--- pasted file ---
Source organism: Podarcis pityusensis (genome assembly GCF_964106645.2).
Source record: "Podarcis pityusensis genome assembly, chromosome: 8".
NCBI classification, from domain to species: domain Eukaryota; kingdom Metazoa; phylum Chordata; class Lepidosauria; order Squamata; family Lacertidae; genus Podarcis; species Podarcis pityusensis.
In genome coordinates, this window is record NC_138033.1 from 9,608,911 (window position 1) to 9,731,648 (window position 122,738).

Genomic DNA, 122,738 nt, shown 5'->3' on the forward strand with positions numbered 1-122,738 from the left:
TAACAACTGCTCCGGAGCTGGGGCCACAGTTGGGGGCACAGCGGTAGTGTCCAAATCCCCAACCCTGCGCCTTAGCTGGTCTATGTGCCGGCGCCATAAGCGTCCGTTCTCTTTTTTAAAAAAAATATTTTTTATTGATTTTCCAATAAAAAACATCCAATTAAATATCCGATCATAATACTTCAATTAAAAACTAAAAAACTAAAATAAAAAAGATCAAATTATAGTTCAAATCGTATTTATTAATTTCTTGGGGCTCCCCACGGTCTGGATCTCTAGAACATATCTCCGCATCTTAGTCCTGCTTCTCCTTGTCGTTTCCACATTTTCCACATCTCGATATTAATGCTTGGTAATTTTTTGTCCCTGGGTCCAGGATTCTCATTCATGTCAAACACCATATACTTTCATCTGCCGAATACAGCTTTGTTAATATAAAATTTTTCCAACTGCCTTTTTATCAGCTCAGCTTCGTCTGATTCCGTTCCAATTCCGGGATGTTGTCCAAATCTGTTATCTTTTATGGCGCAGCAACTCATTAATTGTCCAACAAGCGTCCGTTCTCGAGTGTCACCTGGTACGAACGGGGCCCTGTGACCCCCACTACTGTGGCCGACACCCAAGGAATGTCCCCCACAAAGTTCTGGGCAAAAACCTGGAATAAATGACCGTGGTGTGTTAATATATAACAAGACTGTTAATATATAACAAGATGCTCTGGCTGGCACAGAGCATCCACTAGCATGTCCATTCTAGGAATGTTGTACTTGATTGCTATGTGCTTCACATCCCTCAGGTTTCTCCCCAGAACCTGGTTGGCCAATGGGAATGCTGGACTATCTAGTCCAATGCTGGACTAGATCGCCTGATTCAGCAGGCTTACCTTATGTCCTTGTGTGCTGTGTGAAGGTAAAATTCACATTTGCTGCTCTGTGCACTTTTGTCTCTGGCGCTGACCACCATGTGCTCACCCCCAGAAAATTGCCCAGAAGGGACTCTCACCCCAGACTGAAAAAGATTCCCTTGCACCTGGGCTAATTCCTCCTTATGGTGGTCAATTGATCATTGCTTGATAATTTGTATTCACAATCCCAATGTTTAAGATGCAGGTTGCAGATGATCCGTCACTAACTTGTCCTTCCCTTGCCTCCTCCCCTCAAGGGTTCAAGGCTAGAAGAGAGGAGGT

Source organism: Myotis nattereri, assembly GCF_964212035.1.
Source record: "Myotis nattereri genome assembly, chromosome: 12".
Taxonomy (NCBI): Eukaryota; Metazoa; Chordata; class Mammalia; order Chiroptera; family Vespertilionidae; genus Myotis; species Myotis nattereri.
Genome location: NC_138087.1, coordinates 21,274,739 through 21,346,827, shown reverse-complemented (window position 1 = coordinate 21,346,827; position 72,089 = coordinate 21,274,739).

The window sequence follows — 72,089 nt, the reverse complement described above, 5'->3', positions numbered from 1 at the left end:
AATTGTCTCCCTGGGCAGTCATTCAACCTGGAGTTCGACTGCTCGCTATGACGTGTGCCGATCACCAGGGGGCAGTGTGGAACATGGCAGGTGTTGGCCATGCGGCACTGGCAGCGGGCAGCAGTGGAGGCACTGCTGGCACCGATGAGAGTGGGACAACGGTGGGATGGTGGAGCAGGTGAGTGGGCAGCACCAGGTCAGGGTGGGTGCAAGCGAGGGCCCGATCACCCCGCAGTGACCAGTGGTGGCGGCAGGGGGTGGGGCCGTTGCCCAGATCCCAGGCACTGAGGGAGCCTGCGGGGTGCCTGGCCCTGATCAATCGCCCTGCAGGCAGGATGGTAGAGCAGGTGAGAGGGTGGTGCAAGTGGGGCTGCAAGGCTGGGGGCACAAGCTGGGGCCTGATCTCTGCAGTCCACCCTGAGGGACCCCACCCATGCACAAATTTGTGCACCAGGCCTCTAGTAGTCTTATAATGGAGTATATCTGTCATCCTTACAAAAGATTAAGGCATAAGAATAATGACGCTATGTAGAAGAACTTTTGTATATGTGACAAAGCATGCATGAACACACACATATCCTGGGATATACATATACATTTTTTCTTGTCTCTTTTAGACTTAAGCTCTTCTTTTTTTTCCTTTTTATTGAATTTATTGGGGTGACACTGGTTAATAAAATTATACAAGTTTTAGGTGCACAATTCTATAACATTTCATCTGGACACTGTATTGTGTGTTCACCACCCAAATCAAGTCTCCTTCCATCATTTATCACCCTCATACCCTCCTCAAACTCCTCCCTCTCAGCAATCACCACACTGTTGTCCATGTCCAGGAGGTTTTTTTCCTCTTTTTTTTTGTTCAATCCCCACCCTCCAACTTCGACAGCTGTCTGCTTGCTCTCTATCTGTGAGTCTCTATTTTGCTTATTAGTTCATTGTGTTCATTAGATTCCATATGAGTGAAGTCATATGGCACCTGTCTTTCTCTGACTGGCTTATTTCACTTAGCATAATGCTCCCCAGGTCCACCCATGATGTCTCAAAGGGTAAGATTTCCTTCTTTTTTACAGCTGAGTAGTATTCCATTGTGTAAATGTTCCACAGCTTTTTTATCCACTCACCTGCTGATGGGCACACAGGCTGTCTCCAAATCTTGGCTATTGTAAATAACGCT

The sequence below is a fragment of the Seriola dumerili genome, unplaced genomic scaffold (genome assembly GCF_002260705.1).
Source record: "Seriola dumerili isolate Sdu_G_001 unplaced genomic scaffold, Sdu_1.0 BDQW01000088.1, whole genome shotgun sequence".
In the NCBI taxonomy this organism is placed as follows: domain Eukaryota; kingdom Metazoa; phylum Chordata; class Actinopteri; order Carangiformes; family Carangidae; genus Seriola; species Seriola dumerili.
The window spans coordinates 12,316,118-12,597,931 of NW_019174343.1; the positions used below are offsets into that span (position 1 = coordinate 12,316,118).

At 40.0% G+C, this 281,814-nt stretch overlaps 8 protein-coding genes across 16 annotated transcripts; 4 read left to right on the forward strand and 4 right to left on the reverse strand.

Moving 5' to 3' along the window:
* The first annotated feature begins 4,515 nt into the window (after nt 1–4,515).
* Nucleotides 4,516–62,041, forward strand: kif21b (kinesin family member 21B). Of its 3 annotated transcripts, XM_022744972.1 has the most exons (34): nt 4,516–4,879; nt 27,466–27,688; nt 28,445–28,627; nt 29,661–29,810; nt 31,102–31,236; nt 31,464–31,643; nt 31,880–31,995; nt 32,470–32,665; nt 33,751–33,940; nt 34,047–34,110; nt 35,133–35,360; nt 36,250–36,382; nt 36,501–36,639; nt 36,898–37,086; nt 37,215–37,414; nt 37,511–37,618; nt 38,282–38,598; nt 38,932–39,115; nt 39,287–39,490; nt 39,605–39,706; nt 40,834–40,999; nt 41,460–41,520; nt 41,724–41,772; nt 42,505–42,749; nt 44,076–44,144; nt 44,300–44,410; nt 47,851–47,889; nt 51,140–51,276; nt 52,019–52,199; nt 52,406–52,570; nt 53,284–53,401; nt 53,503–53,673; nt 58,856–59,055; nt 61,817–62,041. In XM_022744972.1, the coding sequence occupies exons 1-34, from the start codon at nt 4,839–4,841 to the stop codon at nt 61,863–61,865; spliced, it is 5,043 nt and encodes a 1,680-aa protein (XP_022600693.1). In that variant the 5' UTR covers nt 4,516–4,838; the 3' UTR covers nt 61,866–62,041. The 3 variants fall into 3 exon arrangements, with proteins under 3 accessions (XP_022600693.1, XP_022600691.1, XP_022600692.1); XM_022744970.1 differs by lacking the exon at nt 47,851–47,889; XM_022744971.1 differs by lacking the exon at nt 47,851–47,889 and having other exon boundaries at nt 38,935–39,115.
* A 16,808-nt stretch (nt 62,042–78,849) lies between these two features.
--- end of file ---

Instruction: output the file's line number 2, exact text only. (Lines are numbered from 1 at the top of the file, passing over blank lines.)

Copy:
Source record: "Podarcis pityusensis genome assembly, chromosome: 8".